KAREN BREWSTER: So did it happen that you got stuck on the other side and couldn’t get back?
RICHARD GLENN: We had close calls, but never -- never where we ended up floating away or getting isolated from some mainland somewhere. And -- so that was -- that is a risk, was a risk.
And then we used -- and then we learned compass directions. We learned, you know, keep this heading and just hold it until you hit this landmark, then you keep another heading for your turning points.
And so, you know, if you -- so if you’ve switched to the lagoon side, you've -- you leave Piġniq and you keep a magnetic heading of ninety degrees, you’re going to run into the little nook between Tapqaaluk and Avak.
And then you keep -- stay on that heading with -- almost without turning or paying attention to what you run into, you’re gonna run into Christie Point.
Avak is halfway to Christie Point. That’s how Avak gets its name, right -- halfway?
And then you’re gonna turn and you’re gonna make that angled turn that gets you right to either Pittalugruaq or some other place.
And so you keep this running inventory of legs and directions so that you -- that it’s like helps keep you remember where you are.
KAREN BREWSTER: But what if you’re going out seal hunting on the Chukchi (Sea) side?
RICHARD GLENN: So you flip -- you flip that, so you -- you don’t have this hallway of openness. You have this -- almost small wedges of the right way to go home.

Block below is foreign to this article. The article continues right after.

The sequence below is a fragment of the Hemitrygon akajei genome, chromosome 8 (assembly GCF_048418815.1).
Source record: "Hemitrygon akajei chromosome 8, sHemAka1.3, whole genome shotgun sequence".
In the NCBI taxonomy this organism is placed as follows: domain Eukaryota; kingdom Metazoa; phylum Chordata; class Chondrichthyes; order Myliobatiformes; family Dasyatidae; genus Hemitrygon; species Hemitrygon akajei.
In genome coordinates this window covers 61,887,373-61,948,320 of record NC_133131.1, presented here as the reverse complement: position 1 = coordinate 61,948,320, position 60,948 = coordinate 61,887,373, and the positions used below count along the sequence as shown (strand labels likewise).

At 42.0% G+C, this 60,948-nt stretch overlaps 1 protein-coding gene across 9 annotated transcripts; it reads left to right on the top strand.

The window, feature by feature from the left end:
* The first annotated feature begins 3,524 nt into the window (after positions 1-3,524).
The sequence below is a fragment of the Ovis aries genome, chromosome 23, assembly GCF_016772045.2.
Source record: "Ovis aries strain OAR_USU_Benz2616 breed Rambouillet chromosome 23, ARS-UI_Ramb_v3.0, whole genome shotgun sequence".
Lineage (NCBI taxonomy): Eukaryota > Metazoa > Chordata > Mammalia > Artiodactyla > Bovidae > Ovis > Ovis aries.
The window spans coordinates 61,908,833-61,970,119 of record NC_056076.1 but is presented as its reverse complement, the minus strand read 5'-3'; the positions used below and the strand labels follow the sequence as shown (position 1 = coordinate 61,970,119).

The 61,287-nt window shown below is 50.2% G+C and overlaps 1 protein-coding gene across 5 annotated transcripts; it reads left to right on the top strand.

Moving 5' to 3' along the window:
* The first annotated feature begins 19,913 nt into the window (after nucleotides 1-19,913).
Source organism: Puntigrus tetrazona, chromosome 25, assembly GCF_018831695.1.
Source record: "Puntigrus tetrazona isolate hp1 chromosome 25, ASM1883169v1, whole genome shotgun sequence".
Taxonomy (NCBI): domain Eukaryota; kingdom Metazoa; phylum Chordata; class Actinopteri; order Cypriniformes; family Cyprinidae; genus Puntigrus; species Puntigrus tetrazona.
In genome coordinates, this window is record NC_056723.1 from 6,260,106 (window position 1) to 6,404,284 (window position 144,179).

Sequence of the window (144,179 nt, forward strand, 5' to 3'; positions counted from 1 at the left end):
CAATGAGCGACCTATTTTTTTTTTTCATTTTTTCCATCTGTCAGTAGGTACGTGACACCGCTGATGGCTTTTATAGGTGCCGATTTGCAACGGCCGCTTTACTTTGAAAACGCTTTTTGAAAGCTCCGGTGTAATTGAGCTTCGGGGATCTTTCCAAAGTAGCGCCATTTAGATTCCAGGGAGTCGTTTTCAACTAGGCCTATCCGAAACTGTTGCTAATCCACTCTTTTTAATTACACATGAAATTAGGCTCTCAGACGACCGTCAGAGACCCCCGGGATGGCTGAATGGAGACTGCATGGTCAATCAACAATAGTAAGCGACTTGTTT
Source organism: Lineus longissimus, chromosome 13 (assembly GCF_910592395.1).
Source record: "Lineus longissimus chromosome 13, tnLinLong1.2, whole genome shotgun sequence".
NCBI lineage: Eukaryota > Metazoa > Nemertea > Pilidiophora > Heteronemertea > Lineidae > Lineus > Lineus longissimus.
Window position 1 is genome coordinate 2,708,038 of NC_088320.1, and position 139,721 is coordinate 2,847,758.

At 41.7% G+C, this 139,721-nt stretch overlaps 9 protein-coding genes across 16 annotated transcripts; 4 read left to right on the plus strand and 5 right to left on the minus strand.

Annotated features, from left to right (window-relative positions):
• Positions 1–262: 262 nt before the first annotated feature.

And if you go to Point Barrow, for example, there’s this huge compass, rows of wrong ways to go home, and there’s very few rules of thumb that says --
If you go out, you know, and you’re out in the Wild West, which is the open ocean north of -- northwest of Point Barrow, let’s say, and all of a sudden you get spun around or you drift away or you don’t know where you are, what are the rules of thumb for going -- for finding safety?
And one of them that burned its hole in my head was -- Savik told me, was when in doubt, go southeast. So that’ll run you at an angle into the Barrier Islands if you’re over there, and it’ll bring you right smack into the coast if you’re over on this side.
You know, that’s kinda the ultimate failsafe, but it was not necessarily a failsafe.
And, yeah, so you always had to remember where you were, and when we went out this way on all the Chukchi side, we had to be careful of current directions.
When we’d go out -- if we go out and stop for a long time and we’ve drifted by butchering an animal or whatever -- you gotta accommodate for that drift when we’re going home.
And it’s -- you know, in those days it was always -- it’s kind of like the onshore version of coming home in the blind and finding Barrow, you know, in the middle of a snowscape.
When you -- when you come back out of the blue or out of the fog and you kind of start to get an idea of where you are, it’s a great feeling. As long as you’re somewhere near the target where you were headed, you know.
And, yeah, so keeping track of current, keeping track of directions, watching your back door, those became always tasks that you never -- you never walked away from.
And at times, you know, when rough things happen, sometimes there’s calm water farther offshore, there’s rough water between you and home, and then you make these kind of gut calls on --
Do I hang in the shelter of the ice? Do I cross this what has become a rough patch of water between me and home?
Do I head straight home? Do I -- There’s a bunch of decisions like that you have to make, too.
KAREN BREWSTER: What influences your decision on which way to do it?